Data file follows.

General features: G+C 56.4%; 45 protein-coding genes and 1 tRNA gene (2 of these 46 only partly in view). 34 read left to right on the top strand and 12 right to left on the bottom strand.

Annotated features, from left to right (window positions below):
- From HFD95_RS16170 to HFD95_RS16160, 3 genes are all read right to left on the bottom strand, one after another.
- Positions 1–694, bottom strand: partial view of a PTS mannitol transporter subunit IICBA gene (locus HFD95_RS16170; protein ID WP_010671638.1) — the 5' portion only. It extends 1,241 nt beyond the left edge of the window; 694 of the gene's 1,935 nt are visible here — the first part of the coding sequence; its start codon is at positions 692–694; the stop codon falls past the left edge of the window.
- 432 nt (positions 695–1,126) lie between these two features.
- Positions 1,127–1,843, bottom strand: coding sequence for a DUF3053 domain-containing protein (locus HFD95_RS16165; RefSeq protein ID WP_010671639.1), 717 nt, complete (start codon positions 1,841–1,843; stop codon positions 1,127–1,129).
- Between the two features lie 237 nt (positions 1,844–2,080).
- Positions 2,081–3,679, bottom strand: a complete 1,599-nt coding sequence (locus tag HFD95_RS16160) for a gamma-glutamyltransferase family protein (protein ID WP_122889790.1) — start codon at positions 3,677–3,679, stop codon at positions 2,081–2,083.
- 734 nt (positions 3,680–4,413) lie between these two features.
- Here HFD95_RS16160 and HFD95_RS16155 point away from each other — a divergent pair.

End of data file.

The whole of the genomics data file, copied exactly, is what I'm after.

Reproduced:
General features: G+C 56.4%; 45 protein-coding genes and 1 tRNA gene (2 of these 46 only partly in view). 34 read left to right on the top strand and 12 right to left on the bottom strand.

Annotated features, from left to right (window positions below):
- From HFD95_RS16170 to HFD95_RS16160, 3 genes are all read right to left on the bottom strand, one after another.
- Positions 1–694, bottom strand: partial view of a PTS mannitol transporter subunit IICBA gene (locus HFD95_RS16170; protein ID WP_010671638.1) — the 5' portion only. It extends 1,241 nt beyond the left edge of the window; 694 of the gene's 1,935 nt are visible here — the first part of the coding sequence; its start codon is at positions 692–694; the stop codon falls past the left edge of the window.
- 432 nt (positions 695–1,126) lie between these two features.
- Positions 1,127–1,843, bottom strand: coding sequence for a DUF3053 domain-containing protein (locus HFD95_RS16165; RefSeq protein ID WP_010671639.1), 717 nt, complete (start codon positions 1,841–1,843; stop codon positions 1,127–1,129).
- Between the two features lie 237 nt (positions 1,844–2,080).
- Positions 2,081–3,679, bottom strand: a complete 1,599-nt coding sequence (locus tag HFD95_RS16160) for a gamma-glutamyltransferase family protein (protein ID WP_122889790.1) — start codon at positions 3,677–3,679, stop codon at positions 2,081–2,083.
- 734 nt (positions 3,680–4,413) lie between these two features.
- Here HFD95_RS16160 and HFD95_RS16155 point away from each other — a divergent pair.